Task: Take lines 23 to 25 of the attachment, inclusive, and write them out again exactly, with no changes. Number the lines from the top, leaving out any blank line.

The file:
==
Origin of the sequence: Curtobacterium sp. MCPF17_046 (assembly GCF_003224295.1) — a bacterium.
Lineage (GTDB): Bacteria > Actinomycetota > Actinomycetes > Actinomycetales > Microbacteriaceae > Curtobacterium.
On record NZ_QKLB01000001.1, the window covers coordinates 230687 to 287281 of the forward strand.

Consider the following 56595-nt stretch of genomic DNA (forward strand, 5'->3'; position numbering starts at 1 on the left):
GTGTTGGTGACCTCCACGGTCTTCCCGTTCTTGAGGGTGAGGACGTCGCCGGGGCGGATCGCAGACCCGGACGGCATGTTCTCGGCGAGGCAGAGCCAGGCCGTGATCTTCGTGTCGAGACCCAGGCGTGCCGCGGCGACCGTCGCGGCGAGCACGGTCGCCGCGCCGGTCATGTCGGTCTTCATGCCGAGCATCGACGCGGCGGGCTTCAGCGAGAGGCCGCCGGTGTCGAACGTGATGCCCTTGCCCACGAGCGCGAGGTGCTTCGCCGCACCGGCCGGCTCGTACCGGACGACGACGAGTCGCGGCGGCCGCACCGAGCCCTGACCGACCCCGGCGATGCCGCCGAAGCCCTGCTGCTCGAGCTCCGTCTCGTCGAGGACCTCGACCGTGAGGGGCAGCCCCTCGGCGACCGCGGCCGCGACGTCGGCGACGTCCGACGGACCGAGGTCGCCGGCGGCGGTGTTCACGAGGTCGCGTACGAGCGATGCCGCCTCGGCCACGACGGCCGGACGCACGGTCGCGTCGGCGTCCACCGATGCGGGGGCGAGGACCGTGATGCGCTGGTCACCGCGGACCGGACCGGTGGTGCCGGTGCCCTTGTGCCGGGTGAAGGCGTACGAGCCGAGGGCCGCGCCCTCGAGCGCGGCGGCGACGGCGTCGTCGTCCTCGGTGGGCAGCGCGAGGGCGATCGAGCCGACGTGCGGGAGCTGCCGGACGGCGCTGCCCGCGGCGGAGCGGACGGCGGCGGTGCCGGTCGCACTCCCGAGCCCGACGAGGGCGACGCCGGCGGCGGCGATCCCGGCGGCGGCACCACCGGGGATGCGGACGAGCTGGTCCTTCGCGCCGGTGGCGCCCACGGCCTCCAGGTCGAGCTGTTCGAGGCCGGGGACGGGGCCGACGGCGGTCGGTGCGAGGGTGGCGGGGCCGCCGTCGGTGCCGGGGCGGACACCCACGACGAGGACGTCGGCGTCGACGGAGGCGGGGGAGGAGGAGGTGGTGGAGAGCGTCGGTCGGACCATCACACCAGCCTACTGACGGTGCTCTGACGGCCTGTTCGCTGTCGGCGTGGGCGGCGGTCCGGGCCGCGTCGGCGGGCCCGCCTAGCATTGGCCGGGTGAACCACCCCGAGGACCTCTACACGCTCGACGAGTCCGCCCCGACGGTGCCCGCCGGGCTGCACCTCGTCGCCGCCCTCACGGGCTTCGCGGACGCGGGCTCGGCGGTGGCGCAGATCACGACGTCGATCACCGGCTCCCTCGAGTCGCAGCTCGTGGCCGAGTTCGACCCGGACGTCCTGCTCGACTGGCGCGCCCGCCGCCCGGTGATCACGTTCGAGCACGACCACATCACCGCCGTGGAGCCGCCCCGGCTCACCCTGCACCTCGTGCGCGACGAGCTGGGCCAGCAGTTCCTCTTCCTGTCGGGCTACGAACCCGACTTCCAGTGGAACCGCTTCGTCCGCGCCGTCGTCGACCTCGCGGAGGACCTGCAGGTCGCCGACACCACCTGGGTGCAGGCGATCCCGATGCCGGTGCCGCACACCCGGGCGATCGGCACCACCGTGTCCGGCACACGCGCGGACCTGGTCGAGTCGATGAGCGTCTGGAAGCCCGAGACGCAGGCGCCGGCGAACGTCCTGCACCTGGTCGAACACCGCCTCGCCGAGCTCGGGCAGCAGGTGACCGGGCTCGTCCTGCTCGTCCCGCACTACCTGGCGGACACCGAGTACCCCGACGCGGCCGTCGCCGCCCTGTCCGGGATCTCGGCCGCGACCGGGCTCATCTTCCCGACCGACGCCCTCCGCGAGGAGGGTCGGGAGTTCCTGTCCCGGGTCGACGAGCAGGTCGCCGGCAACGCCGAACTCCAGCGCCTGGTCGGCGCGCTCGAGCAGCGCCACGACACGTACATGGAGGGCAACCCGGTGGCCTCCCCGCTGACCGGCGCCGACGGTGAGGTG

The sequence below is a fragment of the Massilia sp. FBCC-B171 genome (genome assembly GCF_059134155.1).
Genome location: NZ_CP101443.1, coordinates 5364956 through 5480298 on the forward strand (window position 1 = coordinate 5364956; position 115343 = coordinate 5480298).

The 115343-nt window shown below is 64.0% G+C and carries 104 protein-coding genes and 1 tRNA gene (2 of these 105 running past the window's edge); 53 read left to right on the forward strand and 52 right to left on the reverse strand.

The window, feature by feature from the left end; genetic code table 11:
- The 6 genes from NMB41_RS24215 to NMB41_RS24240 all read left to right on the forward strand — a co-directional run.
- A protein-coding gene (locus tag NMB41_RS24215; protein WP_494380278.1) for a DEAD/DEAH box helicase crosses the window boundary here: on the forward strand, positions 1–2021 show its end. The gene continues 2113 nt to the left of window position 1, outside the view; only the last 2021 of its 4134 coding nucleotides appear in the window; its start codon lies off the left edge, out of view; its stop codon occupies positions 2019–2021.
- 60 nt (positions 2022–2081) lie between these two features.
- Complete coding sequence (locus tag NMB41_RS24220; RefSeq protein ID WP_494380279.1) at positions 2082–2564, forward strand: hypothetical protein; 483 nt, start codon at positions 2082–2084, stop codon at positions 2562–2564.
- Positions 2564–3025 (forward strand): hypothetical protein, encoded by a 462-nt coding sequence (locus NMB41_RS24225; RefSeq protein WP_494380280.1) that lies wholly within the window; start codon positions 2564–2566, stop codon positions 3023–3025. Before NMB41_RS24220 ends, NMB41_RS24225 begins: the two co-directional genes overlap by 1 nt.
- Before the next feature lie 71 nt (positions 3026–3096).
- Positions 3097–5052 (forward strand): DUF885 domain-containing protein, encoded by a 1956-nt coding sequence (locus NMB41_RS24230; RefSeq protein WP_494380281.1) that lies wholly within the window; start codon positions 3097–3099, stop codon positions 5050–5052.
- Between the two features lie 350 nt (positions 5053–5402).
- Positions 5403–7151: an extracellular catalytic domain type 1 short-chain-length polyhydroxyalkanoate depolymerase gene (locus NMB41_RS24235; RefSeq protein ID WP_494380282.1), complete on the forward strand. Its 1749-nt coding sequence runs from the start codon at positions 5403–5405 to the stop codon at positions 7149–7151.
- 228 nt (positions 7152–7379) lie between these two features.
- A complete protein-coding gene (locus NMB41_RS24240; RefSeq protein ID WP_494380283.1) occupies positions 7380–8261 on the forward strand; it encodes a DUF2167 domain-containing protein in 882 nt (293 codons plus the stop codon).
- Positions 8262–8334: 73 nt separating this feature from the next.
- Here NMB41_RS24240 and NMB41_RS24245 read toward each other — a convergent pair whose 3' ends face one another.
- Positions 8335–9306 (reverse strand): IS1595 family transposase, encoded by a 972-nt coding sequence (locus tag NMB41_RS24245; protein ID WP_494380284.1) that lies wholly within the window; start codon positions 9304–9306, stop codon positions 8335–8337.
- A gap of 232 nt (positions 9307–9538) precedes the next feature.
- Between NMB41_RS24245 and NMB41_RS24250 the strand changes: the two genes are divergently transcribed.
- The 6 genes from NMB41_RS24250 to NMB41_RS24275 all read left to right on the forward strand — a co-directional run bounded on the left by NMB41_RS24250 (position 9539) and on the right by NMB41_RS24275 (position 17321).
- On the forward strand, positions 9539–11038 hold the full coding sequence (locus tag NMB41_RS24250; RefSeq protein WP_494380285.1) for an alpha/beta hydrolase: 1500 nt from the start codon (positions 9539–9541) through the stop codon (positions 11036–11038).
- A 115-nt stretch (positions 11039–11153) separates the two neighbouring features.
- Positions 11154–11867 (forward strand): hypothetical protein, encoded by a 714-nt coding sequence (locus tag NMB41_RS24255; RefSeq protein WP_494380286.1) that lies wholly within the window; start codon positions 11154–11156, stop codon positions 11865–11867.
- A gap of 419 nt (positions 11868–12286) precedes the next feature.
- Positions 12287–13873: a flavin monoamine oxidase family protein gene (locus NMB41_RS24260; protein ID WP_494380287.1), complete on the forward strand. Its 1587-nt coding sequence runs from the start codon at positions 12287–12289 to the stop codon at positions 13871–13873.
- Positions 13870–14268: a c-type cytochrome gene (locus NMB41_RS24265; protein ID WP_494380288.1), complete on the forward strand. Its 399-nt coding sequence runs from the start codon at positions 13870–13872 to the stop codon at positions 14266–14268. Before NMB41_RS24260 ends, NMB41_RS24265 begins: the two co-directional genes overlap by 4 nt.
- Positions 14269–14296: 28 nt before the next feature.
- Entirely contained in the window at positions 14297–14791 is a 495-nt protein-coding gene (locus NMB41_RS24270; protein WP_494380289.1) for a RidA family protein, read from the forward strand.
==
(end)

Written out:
- Positions 8335–9306 (reverse strand): IS1595 family transposase, encoded by a 972-nt coding sequence (locus tag NMB41_RS24245; protein ID WP_494380284.1) that lies wholly within the window; start codon positions 9304–9306, stop codon positions 8335–8337.
- A gap of 232 nt (positions 9307–9538) precedes the next feature.
- Between NMB41_RS24245 and NMB41_RS24250 the strand changes: the two genes are divergently transcribed.